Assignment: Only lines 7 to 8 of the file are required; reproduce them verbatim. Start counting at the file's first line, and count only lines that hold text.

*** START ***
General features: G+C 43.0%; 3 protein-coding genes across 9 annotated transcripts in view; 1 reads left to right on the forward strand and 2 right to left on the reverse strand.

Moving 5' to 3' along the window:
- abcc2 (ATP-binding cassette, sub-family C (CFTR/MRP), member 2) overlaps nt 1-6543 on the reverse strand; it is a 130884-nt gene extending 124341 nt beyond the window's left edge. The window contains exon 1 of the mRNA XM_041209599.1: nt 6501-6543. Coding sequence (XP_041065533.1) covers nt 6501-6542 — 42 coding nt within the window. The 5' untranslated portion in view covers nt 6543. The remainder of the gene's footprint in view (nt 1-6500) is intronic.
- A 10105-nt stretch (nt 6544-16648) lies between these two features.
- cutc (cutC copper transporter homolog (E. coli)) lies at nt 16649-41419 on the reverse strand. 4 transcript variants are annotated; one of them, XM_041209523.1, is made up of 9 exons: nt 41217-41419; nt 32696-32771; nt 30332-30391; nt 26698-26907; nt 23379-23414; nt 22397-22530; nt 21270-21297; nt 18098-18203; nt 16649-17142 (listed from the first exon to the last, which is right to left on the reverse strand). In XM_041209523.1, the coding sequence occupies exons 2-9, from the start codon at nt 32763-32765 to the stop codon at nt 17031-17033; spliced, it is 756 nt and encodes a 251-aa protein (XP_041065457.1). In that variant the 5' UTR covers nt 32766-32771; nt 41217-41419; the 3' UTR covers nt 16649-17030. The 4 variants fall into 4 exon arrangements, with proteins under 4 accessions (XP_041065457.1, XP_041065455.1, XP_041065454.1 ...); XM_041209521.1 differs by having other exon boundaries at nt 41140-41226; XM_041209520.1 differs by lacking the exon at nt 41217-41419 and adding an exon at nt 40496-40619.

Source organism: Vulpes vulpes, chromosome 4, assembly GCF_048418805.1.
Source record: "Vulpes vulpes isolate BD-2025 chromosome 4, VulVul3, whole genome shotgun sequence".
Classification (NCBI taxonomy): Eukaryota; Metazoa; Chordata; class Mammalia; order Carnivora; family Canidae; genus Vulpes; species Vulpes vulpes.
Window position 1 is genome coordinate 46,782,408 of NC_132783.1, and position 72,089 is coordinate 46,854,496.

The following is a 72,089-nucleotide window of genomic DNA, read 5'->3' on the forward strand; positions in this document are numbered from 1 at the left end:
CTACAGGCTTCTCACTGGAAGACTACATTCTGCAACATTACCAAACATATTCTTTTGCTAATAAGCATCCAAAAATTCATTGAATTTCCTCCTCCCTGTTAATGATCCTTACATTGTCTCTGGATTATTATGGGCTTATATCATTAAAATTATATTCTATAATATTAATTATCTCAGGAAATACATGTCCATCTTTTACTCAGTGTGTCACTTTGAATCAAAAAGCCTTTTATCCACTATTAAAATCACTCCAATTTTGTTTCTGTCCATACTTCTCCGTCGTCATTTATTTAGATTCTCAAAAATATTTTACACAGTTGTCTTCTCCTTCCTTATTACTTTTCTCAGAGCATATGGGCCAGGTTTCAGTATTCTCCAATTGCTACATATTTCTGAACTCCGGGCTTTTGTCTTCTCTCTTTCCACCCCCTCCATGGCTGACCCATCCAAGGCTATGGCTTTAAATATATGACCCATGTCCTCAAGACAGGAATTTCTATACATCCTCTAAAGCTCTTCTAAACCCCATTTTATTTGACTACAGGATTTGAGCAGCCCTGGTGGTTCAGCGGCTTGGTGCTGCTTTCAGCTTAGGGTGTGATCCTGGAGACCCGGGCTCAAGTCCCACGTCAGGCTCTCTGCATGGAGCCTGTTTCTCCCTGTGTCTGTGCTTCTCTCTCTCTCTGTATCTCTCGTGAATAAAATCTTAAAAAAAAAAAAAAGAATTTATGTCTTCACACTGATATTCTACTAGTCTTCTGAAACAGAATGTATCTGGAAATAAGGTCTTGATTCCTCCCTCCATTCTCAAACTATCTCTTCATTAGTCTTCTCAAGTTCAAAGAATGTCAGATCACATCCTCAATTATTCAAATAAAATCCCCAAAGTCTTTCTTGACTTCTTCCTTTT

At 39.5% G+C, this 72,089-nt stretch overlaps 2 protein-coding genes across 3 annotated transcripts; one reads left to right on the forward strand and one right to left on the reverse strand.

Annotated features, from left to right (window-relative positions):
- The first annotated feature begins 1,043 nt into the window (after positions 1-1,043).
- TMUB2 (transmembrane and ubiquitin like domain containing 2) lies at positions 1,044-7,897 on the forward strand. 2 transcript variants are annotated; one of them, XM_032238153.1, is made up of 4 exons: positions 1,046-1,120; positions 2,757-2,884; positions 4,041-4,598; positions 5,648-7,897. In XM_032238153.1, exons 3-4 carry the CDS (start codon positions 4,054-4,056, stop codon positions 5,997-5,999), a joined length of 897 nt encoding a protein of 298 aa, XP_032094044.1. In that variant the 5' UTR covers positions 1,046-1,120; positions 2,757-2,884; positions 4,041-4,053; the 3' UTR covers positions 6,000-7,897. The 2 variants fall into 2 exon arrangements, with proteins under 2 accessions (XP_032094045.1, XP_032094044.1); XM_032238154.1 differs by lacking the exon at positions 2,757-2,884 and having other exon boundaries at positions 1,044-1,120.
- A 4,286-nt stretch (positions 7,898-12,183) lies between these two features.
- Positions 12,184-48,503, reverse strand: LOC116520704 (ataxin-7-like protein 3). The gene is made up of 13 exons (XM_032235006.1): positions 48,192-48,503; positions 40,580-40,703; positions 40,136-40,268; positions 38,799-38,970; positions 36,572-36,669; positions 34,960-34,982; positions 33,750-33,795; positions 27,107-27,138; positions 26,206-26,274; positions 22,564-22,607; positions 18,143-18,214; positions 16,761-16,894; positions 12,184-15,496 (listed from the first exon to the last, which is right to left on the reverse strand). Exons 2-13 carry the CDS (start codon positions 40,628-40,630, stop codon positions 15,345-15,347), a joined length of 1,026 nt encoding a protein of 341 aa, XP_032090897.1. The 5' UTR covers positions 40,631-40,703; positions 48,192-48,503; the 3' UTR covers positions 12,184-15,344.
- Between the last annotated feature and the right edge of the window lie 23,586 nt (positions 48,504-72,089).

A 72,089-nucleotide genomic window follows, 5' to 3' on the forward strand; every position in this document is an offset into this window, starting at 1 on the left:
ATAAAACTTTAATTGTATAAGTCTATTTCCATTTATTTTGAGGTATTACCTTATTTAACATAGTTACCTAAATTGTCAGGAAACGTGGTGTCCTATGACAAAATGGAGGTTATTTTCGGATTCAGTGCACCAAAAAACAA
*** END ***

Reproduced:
Source record: "Vulpes vulpes isolate BD-2025 chromosome 4, VulVul3, whole genome shotgun sequence".
Classification (NCBI taxonomy): Eukaryota; Metazoa; Chordata; class Mammalia; order Carnivora; family Canidae; genus Vulpes; species Vulpes vulpes.